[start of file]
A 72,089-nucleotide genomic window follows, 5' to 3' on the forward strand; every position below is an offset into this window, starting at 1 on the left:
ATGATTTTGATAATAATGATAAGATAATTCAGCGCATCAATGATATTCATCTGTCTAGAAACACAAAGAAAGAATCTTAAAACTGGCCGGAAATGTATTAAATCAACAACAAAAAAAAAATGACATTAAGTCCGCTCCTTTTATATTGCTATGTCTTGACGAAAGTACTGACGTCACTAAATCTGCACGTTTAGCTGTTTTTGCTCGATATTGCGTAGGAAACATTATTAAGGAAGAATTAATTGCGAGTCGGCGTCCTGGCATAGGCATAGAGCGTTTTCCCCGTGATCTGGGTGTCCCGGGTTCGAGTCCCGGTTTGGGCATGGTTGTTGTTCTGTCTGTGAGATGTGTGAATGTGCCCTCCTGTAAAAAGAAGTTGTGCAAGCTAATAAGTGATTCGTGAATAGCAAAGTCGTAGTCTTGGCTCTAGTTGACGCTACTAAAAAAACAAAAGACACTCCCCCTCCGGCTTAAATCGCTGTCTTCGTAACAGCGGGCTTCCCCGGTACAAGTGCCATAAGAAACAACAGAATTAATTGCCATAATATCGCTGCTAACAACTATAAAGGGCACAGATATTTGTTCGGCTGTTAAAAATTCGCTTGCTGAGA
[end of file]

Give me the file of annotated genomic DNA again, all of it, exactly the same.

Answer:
A 72,089-nucleotide genomic window follows, 5' to 3' on the forward strand; every position below is an offset into this window, starting at 1 on the left:
ATGATTTTGATAATAATGATAAGATAATTCAGCGCATCAATGATATTCATCTGTCTAGAAACACAAAGAAAGAATCTTAAAACTGGCCGGAAATGTATTAAATCAACAACAAAAAAAAAATGACATTAAGTCCGCTCCTTTTATATTGCTATGTCTTGACGAAAGTACTGACGTCACTAAATCTGCACGTTTAGCTGTTTTTGCTCGATATTGCGTAGGAAACATTATTAAGGAAGAATTAATTGCGAGTCGGCGTCCTGGCATAGGCATAGAGCGTTTTCCCCGTGATCTGGGTGTCCCGGGTTCGAGTCCCGGTTTGGGCATGGTTGTTGTTCTGTCTGTGAGATGTGTGAATGTGCCCTCCTGTAAAAAGAAGTTGTGCAAGCTAATAAGTGATTCGTGAATAGCAAAGTCGTAGTCTTGGCTCTAGTTGACGCTACTAAAAAAACAAAAGACACTCCCCCTCCGGCTTAAATCGCTGTCTTCGTAACAGCGGGCTTCCCCGGTACAAGTGCCATAAGAAACAACAGAATTAATTGCCATAATATCGCTGCTAACAACTATAAAGGGCACAGATATTTGTTCGGCTGTTAAAAATTCGCTTGCTGAGA